Involuntary Property Transfer Due to a Trustee Sale

Instructor: Shawn Grimsley
Not all foreclosures of real estate are the same. In this lesson, you'll learn about the sale of property through a trustee's sale, including the process, requirements and how it differs form a judicial foreclosure.

Deeds of Trusts & Trustee Sales

Homes are expensive and lenders just don't give home loans to buy them based on your word that you'll pay the loan back. Instead, lenders require that you put up collateral that can be sold to pay the loan in case you default. And with home loans, the collateral is the house you're buying with the loan.

It may come as a surprise to you, but a lot of homeowners don't have mortgages on their properties. This is because some states don't use mortgages. Instead, home owners in these states get a deed of trust, wherein legal title to the property you just bought is transferred to a neutral third party called a trustee. The trustee holds legal title for the beneficiary, which is the lender. If you default on your loan, the trustee may be directed by the lender to sell the property to pay off the loan. We call this type of sale a trustee sale because the trustee is the party selling the property.

Distinguished from Judicial Foreclosure

So what's the difference between a typical mortgage foreclosure and a trustee sale? The key distinction is that a lender must commence a court proceeding called a judicial foreclosure if it has a mortgage, while a deed of trust doesn't require court proceedings. In other words, a trustee sale constitutes a nonjudicial foreclosure because the courts aren't involved. The trustee doesn't need to go to court to get permission to sell the property, nor will a court supervise the sale to ensure the rights of all parties are protected. And while a sheriff is typically the official that sells the property at a judicial foreclosure, as we noted above, the trustee runs the sale in a nonjudicial foreclosure.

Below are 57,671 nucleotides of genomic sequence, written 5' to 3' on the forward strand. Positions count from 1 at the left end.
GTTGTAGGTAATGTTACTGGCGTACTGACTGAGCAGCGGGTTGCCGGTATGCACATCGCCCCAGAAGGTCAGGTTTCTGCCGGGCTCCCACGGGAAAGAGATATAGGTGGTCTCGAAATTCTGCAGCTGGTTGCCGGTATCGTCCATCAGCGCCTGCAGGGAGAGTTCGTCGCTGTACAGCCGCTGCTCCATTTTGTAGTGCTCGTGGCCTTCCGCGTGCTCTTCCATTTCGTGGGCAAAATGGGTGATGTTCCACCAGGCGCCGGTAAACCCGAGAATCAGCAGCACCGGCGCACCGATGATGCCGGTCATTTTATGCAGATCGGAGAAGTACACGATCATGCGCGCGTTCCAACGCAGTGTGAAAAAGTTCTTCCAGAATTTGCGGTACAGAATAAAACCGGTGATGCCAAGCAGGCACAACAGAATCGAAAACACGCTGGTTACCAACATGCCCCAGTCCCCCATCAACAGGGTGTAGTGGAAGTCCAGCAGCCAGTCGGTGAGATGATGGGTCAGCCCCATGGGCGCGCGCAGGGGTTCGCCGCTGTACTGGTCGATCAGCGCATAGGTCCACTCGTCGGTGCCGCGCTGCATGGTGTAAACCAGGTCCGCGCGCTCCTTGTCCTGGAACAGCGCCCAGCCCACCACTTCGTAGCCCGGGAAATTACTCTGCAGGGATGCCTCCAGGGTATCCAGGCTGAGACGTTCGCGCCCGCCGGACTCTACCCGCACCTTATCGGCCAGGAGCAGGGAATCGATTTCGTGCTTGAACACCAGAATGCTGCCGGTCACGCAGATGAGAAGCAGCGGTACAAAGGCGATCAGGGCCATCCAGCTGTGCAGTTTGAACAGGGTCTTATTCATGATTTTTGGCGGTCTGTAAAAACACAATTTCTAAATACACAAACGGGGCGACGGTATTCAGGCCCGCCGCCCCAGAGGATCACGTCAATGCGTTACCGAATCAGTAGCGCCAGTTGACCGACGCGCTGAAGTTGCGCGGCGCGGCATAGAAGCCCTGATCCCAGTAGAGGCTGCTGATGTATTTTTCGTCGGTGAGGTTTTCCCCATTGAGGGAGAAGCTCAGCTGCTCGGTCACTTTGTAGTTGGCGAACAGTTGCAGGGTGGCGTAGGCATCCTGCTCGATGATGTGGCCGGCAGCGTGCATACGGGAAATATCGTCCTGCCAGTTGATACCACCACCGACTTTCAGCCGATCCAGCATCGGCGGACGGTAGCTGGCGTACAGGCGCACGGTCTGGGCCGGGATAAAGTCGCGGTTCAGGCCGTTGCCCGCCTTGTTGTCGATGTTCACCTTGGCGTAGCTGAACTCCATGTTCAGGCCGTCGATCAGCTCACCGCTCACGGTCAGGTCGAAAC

Requirements & Process

Certain requirements must be met before a trustee sale can proceed. The deed of trust must contain a power of sale provision, which empowers the trustee to sell the property without going to court to do so. Without the power of sale provision, the lender will have to commence a judicial foreclosure action in court.

While the power of sale provision gives the trustee the power to sell the dirt, the trustee must still comply with the procedures for a nonjudicial foreclosure outlined by state statute. Keep in mind that the requirements vary from state to state, so you'll need to review the law where the property is located to make sure all the requirements are followed. We'll use California as an example.

Let's say that Jack has fallen behind on his house payments. Before Jack's lender can have the trustee commence a sale, the lender must contact Jack to assess his financial situation and see what solutions may be available to avoid the sale. Jack also has the right have a meeting with the lender on how to avoid a foreclosure within 14 days of the lender's first contact with Jack. The foreclosure process can't start until 30 days has passed since the lender's first contact with Jack about assessing the situation. Jack can have an attorney or other professional represent him at the meeting, but he's not required to agree to any solutions the lender and his advisor comes up with.

After 30 days has elapsed without any solution to avoid foreclosure, Jack's lender can record a Notice of Default in the county where Jack's house is located. The lender must send Jack a copy of the notice by certified mail within 10 business days from the date of recording the notice. Jack will then have 90 days from the date the notice was recorded in which to cure the default (i.e., get current on his payments).

If Jack doesn't cure the default within 90 day from the Notice of Default, the lender can record a Notice of Sale. Jack must receive a copy of the Notice of Sale by certified mail and the notice must be published in a newspaper that circulates in the county where the property is located for three consecutive weeks before the sale date. The notice must also be posted on Jack's property and at a public place, which is usually the county courthouse.

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